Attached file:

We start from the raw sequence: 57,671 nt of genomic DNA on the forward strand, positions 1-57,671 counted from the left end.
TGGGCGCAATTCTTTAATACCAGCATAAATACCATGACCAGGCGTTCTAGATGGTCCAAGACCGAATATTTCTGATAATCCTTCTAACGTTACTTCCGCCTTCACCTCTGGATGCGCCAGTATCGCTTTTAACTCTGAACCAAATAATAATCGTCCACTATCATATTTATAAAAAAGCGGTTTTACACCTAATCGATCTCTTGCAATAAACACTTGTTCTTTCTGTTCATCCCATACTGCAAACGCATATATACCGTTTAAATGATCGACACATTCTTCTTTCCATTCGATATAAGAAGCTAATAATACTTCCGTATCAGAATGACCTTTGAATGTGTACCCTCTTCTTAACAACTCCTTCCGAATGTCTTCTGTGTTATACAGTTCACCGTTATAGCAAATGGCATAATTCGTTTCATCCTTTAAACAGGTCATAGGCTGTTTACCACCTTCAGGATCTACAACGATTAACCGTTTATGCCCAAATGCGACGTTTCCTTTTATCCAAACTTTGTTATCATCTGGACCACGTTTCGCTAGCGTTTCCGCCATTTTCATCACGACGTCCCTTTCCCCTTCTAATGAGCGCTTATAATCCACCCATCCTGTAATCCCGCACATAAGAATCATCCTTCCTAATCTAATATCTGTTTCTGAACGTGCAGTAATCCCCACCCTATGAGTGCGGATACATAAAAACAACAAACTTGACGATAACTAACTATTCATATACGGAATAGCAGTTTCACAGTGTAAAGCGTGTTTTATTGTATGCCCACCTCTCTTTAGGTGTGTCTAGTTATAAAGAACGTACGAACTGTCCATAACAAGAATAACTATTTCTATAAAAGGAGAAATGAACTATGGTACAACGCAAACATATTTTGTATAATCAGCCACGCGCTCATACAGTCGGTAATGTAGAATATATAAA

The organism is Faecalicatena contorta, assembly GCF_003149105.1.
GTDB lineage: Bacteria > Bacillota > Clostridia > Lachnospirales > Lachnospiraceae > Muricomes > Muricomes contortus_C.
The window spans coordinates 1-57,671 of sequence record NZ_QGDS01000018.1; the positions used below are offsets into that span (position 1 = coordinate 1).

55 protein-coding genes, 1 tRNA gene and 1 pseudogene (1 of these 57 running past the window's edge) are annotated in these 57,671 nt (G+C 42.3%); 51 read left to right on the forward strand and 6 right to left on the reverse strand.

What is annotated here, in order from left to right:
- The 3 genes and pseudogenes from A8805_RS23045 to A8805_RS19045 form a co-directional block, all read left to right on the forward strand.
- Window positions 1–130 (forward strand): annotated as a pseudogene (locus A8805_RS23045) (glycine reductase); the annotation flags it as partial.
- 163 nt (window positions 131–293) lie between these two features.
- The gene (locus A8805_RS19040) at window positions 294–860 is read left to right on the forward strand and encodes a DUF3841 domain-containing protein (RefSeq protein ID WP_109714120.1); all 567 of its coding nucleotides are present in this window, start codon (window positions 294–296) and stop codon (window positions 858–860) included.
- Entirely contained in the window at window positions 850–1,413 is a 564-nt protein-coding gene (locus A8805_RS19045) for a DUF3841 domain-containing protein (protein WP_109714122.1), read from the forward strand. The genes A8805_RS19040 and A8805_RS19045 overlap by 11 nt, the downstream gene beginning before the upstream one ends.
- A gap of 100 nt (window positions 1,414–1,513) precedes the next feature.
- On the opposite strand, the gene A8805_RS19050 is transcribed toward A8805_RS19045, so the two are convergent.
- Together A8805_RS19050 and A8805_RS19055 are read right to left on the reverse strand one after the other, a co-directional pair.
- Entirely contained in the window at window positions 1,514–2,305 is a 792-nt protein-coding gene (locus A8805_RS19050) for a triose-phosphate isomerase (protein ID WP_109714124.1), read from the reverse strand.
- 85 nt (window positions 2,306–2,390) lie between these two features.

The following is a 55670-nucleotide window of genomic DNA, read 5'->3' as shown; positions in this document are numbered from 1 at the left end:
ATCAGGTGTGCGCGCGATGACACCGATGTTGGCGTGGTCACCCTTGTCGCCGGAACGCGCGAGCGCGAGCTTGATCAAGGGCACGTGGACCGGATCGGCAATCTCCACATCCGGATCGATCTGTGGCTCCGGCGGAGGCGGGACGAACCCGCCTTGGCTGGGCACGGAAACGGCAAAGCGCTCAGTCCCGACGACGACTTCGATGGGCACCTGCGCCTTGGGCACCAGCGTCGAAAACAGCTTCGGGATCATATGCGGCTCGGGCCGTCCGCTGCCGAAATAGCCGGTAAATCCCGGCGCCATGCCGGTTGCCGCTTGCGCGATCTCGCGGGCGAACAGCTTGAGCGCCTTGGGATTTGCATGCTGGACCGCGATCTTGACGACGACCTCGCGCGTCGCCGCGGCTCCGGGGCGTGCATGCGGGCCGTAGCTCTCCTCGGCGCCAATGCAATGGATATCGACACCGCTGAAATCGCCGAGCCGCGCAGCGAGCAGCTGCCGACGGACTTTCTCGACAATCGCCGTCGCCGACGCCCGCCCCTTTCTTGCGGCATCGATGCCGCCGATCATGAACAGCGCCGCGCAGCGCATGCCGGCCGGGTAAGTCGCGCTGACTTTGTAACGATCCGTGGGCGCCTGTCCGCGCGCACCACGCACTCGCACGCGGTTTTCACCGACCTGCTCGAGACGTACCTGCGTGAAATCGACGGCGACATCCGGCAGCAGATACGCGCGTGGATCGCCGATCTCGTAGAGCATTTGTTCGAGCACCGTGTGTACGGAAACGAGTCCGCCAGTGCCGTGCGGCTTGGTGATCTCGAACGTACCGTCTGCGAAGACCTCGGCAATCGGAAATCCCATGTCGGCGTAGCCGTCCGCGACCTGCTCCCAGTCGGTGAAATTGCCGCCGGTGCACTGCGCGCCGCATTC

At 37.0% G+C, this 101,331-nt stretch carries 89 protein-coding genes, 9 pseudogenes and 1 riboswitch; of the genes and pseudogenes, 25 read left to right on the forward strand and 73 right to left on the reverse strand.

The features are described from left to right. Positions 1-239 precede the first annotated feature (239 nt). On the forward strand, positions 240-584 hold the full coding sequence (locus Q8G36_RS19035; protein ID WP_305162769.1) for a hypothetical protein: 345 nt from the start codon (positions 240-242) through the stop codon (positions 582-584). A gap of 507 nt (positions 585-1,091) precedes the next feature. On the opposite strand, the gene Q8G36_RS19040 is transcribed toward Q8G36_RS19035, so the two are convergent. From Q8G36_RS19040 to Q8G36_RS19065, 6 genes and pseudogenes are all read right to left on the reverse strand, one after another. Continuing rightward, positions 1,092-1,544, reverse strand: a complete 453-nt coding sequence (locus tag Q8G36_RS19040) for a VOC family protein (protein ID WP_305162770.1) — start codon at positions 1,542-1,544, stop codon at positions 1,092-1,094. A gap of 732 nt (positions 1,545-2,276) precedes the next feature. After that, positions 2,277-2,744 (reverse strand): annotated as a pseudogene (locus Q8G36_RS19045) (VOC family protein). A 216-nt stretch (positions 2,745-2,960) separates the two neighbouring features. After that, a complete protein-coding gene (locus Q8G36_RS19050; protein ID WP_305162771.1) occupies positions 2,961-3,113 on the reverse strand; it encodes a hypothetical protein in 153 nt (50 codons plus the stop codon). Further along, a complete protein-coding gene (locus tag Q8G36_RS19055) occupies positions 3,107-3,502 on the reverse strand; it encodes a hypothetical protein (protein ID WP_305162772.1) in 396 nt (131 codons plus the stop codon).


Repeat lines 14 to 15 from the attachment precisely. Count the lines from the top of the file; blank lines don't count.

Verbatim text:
- On the opposite strand, the gene A8805_RS19050 is transcribed toward A8805_RS19045, so the two are convergent.
- Together A8805_RS19050 and A8805_RS19055 are read right to left on the reverse strand one after the other, a co-directional pair.